We’re so excited to move into our new home, because once we’re all settled in, we’ll be able to better serve our community — you! When most people think about moving, cardboard boxes and packing tape dance in their heads. But to move an archive, we’ll need more than bubble wrap, Sharpies, and trash bags.

Jan 8, 2020

Charter Member Keepsake

Posted In: Behind the Scenes

Here’s a peek at what our charter members should expect in their mailboxes in a few weeks — and how the design came together, thanks to Design is Play and Dependable Letterpress.

Dec 12, 2019

Coming Soon to the Online Archive: Tables

Posted In: Online Archive

For every Letterform Archive tour we set a table — a visual feast of objects that respond to the interests of each guest. Soon, you can get a taste of this experience from anywhere.

Photo of Letterform Archive reading room.
This table is set for “1960s–70s Independent Publishing”, a section of last year’s California College of the Arts MFA course on the history of typography.
Dec 4, 2019

An Update on Our New Home

Posted In: Behind the Scenes

Thanks to you, our new space is taking shape. Here’s a peek at what we’re building together.

photo of Letterform Archive reading room under construction
The new Letterform Archive reading room under construction.

In July, we announced the surprising — but ultimately opportune — news that Letterform Archive needs a new home. We asked for your help, and you delivered. Over 300 donors from at least 15 countries supported our move campaign. With matching pledges from Emigre and an anonymous donor, we crossed the midway mark of our $200,000 goal.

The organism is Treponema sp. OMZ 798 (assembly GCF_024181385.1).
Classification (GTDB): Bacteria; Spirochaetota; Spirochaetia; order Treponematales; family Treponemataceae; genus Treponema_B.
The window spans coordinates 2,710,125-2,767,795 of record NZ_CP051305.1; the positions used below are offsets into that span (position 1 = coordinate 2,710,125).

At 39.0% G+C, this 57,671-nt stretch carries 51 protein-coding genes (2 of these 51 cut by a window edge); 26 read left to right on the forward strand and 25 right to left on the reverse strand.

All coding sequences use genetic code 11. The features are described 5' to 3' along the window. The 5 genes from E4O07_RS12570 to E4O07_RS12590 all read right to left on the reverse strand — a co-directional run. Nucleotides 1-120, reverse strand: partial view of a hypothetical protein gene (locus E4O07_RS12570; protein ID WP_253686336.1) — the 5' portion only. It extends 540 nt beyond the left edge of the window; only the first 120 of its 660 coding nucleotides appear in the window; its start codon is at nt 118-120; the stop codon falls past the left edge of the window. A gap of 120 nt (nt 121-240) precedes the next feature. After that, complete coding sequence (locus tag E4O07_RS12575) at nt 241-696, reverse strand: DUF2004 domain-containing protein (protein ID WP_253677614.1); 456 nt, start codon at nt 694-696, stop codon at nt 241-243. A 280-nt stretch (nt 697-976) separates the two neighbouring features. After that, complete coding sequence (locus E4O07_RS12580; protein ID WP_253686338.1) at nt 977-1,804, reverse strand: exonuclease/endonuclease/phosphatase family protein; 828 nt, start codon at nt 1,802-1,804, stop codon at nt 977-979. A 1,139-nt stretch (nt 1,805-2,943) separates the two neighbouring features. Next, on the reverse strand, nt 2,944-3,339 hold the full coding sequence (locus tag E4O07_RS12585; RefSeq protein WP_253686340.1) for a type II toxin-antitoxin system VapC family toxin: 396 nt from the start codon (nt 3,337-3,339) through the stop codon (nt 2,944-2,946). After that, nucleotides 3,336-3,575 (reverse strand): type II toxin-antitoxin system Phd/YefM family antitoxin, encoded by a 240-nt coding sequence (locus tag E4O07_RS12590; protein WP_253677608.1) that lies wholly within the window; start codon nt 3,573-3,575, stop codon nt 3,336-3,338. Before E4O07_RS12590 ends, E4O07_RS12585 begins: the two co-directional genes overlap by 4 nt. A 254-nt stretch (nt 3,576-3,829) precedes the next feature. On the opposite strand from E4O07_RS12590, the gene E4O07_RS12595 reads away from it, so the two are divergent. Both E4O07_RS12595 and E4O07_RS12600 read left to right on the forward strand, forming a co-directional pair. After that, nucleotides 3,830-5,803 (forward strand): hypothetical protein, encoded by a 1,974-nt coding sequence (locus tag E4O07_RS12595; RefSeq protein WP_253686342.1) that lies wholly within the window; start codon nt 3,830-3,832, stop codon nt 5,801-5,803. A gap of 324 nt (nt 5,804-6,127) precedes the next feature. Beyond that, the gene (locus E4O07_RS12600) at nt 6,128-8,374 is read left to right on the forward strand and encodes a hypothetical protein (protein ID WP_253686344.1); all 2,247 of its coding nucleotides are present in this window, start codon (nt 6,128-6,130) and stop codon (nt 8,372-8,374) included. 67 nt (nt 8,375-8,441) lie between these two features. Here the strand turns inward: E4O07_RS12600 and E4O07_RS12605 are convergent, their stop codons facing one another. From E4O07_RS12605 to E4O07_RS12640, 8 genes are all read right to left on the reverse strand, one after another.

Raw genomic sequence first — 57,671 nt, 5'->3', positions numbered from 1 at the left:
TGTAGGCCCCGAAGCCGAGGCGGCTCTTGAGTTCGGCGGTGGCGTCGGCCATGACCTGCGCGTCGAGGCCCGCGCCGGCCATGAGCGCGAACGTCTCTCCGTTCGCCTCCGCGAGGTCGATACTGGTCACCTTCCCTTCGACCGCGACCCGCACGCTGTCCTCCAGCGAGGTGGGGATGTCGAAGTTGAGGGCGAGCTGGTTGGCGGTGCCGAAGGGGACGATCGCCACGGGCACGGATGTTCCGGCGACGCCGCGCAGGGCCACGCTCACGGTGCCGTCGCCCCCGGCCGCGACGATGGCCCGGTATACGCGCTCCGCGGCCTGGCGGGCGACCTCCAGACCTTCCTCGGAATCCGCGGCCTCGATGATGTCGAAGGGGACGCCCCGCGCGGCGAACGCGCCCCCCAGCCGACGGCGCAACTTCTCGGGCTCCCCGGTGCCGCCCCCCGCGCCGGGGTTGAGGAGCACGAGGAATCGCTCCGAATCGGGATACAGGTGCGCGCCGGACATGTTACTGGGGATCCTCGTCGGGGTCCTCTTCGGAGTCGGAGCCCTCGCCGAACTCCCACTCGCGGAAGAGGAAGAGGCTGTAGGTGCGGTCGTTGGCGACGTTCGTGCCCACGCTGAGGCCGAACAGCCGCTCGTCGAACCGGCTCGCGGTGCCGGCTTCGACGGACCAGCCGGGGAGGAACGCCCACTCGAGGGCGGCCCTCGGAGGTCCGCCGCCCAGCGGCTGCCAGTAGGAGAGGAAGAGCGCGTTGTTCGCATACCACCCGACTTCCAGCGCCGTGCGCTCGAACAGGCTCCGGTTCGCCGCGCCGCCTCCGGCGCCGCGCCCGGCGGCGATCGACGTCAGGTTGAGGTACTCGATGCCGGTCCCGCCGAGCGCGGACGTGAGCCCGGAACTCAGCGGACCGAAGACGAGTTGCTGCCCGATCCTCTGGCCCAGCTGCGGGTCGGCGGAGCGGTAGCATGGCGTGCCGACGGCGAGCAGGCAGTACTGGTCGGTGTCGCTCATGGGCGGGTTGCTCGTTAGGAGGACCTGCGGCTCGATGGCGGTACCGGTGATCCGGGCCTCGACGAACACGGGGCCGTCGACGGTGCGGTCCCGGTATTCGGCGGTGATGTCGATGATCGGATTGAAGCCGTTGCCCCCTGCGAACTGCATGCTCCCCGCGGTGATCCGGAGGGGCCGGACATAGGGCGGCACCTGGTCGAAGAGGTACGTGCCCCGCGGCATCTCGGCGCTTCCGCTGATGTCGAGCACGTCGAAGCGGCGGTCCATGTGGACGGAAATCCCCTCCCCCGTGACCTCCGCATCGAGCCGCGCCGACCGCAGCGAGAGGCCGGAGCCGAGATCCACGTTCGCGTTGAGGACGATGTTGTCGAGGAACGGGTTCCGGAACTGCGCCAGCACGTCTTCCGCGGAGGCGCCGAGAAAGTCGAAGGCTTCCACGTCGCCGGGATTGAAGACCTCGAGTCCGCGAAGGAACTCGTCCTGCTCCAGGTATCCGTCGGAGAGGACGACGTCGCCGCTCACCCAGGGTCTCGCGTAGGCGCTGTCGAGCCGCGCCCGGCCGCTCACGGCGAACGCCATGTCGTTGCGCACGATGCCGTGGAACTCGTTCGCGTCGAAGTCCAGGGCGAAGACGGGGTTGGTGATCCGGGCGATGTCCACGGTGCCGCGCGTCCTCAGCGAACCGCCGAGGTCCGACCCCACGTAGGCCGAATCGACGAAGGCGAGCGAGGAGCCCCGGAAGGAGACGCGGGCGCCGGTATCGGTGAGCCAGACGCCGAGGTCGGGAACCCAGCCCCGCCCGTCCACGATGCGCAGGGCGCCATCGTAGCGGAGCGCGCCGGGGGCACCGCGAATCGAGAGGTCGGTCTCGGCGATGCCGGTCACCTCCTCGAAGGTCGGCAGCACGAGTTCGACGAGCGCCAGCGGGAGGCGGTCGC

Nov 25, 2019

Thank you, Amelia

Posted In: Behind the Scenes

After over four years as our librarian, Amelia Grounds is turning the page for a new role at UC Berkeley’s Bancroft Library. Here are a few of her proudest accomplishments and favorite things from the Archive.

Nov 12, 2019

Designing Only on Saturday

Posted In: Publishing

There may be no task more daunting than designing a book about a designer — especially when that designer was your friend of 30 years. That was the case with Chuck Byrne, who wrote and designed our book on the work of Jack Stauffacher.

Cover and artwork for Only on Saturday: The Wood Type Prints of Jack Stauffacher
Nov 7, 2019

Jack Stauffacher on Working with Type

Posted In: Publishing

For the printer and designer whose wood type prints are the subject of Only on Saturday, crafting a perfect page meant getting a feel for the written word, its history — and what it means to be human.